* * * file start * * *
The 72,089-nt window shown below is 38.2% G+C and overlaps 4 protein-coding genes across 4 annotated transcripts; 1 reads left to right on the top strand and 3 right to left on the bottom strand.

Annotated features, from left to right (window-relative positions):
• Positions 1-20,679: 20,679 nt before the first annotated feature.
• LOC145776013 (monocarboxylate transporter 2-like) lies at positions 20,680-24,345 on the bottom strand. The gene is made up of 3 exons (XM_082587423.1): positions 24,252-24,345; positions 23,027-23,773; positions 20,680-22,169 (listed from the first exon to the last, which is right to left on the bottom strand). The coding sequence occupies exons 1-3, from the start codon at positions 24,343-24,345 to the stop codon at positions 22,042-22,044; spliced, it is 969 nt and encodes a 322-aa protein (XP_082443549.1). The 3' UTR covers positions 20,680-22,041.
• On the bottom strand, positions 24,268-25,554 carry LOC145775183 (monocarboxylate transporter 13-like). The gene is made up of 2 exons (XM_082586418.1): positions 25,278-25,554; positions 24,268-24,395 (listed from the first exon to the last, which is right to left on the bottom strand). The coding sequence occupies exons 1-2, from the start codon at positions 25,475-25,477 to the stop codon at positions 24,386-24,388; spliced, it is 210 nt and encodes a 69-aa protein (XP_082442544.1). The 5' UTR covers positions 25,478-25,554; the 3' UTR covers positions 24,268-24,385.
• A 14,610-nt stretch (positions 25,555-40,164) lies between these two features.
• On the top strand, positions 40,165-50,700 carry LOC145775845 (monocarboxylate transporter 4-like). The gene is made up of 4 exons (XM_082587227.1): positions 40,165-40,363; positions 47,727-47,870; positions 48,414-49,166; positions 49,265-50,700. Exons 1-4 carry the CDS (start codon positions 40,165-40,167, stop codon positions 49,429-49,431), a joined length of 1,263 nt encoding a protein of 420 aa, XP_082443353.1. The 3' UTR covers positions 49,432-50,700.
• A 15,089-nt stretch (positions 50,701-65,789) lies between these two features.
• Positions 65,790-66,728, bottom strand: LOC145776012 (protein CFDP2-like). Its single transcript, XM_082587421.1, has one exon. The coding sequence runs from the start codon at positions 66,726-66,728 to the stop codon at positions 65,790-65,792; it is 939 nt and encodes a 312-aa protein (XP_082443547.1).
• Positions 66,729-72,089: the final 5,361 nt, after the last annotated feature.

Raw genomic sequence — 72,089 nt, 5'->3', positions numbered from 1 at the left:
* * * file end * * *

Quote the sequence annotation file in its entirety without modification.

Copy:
The 72,089-nt window shown below is 38.2% G+C and overlaps 4 protein-coding genes across 4 annotated transcripts; 1 reads left to right on the top strand and 3 right to left on the bottom strand.

Annotated features, from left to right (window-relative positions):
• Positions 1-20,679: 20,679 nt before the first annotated feature.
• LOC145776013 (monocarboxylate transporter 2-like) lies at positions 20,680-24,345 on the bottom strand. The gene is made up of 3 exons (XM_082587423.1): positions 24,252-24,345; positions 23,027-23,773; positions 20,680-22,169 (listed from the first exon to the last, which is right to left on the bottom strand). The coding sequence occupies exons 1-3, from the start codon at positions 24,343-24,345 to the stop codon at positions 22,042-22,044; spliced, it is 969 nt and encodes a 322-aa protein (XP_082443549.1). The 3' UTR covers positions 20,680-22,041.
• On the bottom strand, positions 24,268-25,554 carry LOC145775183 (monocarboxylate transporter 13-like). The gene is made up of 2 exons (XM_082586418.1): positions 25,278-25,554; positions 24,268-24,395 (listed from the first exon to the last, which is right to left on the bottom strand). The coding sequence occupies exons 1-2, from the start codon at positions 25,475-25,477 to the stop codon at positions 24,386-24,388; spliced, it is 210 nt and encodes a 69-aa protein (XP_082442544.1). The 5' UTR covers positions 25,478-25,554; the 3' UTR covers positions 24,268-24,385.
• A 14,610-nt stretch (positions 25,555-40,164) lies between these two features.
• On the top strand, positions 40,165-50,700 carry LOC145775845 (monocarboxylate transporter 4-like). The gene is made up of 4 exons (XM_082587227.1): positions 40,165-40,363; positions 47,727-47,870; positions 48,414-49,166; positions 49,265-50,700. Exons 1-4 carry the CDS (start codon positions 40,165-40,167, stop codon positions 49,429-49,431), a joined length of 1,263 nt encoding a protein of 420 aa, XP_082443353.1. The 3' UTR covers positions 49,432-50,700.
• A 15,089-nt stretch (positions 50,701-65,789) lies between these two features.
• Positions 65,790-66,728, bottom strand: LOC145776012 (protein CFDP2-like). Its single transcript, XM_082587421.1, has one exon. The coding sequence runs from the start codon at positions 66,726-66,728 to the stop codon at positions 65,790-65,792; it is 939 nt and encodes a 312-aa protein (XP_082443547.1).
• Positions 66,729-72,089: the final 5,361 nt, after the last annotated feature.

Raw genomic sequence — 72,089 nt, 5'->3', positions numbered from 1 at the left: